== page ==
The 'non-binary' bison: LGBT indoctrination for children on Netflix

The children's series “Ridley Jones” continues to be available on the streaming platform following the controversy.

Netflix continues to be at the center of controversy. The streaming platform received a barrage of criticism after airing an episode of Ridley Jones in which a bison, Winifred, defined herself as non-binary.

It happened in the eighth episode of the fifth season of the children's show. Entitled Happy Herd Day, the episode featured the conversation between the animal, named Winifred, and her grandmother Dottie, voiced by singer Cyndi Lauper. In the talk, the animal identified herself as "non-binary" and stated that she preferred to be called Fred. She further stated that she used "they/them" pronouns because "referring to me as 'she' or 'he' does not define how I identify myself."

The clip continued with the grandmother encouraging Fred to show her true self because, she said, the little bison would be unable to lead the herd if she didn't accept herself as she is:

Oh, I had no idea, now I understand why you were having trouble.... How could you lead the herd if you are not yourself? Sorry for using the wrong name and pronouns... Thank you for opening your heart to me.

The scene generated controversy among several users who quickly criticized the children's show, which was aimed at an audience between three and six years old. Many critiques came from people who, after watching the episode, ensured that they would unsubscribe from the platform:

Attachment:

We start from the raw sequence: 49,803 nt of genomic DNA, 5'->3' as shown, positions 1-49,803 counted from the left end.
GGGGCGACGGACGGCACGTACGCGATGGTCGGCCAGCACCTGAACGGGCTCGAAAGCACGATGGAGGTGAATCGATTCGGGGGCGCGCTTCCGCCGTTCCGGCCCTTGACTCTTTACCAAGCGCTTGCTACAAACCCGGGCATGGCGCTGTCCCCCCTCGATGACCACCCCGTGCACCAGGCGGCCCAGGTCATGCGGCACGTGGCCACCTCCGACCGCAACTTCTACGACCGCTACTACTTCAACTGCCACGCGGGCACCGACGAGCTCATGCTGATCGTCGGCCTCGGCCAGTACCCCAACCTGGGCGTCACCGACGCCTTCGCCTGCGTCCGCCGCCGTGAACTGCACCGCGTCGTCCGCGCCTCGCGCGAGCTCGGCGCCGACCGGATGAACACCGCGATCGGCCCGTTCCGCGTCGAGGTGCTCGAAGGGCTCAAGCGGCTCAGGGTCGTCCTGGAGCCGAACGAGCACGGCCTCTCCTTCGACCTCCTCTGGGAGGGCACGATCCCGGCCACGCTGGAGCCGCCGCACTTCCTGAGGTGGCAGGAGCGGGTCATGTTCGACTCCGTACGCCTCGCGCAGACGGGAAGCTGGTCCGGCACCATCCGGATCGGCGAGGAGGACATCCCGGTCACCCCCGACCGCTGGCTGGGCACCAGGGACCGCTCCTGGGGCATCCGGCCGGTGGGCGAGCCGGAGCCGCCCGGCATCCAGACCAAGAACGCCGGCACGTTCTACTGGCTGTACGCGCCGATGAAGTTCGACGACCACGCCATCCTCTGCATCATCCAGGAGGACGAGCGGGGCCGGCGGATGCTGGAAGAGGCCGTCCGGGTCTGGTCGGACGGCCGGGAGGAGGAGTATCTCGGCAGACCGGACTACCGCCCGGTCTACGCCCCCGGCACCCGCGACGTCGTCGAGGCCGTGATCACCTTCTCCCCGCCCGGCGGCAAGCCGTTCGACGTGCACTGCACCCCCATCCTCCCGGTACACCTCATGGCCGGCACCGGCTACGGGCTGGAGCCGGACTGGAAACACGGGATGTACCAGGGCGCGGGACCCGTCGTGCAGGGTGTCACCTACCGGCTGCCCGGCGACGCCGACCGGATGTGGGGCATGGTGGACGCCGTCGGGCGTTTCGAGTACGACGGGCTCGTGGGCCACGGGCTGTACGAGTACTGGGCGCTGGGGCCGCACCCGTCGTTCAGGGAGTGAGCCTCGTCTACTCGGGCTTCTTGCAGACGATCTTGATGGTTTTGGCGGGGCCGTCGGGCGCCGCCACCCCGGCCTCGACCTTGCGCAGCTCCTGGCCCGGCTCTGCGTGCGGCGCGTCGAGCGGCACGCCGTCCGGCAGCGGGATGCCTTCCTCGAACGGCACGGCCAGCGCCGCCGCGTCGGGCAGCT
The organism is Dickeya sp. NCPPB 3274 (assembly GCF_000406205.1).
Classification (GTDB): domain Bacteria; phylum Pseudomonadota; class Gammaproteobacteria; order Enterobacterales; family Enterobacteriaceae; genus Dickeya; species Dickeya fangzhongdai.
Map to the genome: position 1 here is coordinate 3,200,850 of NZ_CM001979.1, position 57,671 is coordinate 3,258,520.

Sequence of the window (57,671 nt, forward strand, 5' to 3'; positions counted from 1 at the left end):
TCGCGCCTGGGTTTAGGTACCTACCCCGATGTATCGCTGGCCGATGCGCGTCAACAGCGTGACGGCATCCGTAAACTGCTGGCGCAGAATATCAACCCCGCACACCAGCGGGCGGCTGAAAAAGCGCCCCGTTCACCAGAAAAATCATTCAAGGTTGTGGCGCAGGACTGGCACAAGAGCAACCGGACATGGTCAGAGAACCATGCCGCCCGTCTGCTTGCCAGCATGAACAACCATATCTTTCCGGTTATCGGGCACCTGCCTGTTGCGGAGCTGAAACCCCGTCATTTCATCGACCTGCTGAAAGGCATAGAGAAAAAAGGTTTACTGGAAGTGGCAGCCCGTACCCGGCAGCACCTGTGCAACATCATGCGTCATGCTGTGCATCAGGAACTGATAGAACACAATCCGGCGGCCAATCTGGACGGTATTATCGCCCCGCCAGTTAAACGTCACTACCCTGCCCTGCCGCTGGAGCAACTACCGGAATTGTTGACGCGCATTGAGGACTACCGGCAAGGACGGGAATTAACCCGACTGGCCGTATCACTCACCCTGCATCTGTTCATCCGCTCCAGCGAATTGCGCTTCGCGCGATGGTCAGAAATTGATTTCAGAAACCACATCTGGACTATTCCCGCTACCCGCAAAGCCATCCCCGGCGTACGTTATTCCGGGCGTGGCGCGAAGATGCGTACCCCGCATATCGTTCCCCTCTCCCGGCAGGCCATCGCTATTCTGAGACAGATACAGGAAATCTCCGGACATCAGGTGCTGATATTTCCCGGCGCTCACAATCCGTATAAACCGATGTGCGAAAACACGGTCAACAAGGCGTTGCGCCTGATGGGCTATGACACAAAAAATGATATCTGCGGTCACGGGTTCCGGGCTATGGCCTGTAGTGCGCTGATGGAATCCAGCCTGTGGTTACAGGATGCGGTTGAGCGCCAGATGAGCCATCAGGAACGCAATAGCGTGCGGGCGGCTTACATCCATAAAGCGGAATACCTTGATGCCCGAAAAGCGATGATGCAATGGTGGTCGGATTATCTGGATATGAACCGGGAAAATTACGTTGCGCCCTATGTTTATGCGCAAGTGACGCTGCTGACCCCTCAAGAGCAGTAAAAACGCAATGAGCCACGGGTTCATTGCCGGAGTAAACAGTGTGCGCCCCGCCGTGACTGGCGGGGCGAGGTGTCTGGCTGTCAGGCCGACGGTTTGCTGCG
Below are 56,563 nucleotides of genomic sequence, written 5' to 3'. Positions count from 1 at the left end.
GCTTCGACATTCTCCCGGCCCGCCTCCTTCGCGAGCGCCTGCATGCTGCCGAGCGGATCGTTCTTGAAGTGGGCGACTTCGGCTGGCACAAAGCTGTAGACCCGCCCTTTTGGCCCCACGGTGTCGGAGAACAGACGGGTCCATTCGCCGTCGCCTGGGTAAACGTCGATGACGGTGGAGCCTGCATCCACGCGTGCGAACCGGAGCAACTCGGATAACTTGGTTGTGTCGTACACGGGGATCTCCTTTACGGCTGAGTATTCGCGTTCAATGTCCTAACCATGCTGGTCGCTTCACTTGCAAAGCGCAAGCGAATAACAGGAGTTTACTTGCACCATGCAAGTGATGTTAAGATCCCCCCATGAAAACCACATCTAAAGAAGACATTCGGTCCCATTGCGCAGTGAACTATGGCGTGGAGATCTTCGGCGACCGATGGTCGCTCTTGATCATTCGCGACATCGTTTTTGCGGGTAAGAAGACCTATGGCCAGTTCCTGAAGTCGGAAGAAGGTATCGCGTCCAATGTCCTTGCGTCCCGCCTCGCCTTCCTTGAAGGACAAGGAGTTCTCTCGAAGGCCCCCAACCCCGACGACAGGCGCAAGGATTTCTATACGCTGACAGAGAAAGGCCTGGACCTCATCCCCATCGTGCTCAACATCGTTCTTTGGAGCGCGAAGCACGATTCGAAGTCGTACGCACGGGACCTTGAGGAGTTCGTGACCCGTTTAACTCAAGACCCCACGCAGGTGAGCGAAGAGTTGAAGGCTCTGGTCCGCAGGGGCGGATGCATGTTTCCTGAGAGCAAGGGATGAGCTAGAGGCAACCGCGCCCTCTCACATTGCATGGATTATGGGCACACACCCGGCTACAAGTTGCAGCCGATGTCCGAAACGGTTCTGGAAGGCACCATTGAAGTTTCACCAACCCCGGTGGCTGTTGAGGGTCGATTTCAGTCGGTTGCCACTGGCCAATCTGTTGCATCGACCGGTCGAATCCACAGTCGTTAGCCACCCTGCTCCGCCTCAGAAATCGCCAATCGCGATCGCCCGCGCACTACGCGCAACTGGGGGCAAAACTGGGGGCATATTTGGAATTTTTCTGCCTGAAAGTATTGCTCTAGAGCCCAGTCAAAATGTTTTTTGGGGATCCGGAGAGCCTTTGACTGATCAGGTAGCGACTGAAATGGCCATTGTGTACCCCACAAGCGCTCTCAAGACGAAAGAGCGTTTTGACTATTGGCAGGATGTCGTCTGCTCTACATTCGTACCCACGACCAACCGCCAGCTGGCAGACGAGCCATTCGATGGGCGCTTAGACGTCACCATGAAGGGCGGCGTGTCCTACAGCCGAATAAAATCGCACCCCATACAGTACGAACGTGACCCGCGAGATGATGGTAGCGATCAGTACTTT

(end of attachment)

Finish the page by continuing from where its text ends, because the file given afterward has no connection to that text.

Netflix cancels 'Riley Jones'

Shortly after the episode aired, news broke that Netflix had decided to drop Ridley Jones. Its creator, Chris Nee, a lesbian woman, said that the cancellation was motivated by the controversy surrounding Fred, the little non-binary bison. The series, however, is still available on the platform:

According to Chris Nee, Netflix had decided from the beginning not to promote this episode, as the platform knew it would generate controversy, which it preferred to avoid.

However, days later, the creator who is also behind the series Vampirina and Doctor Toys changed her version of the events and said that the cancellation was never due to the controversy, but that they knew that the animated series would come to an end a year before the controversial episode was broadcast: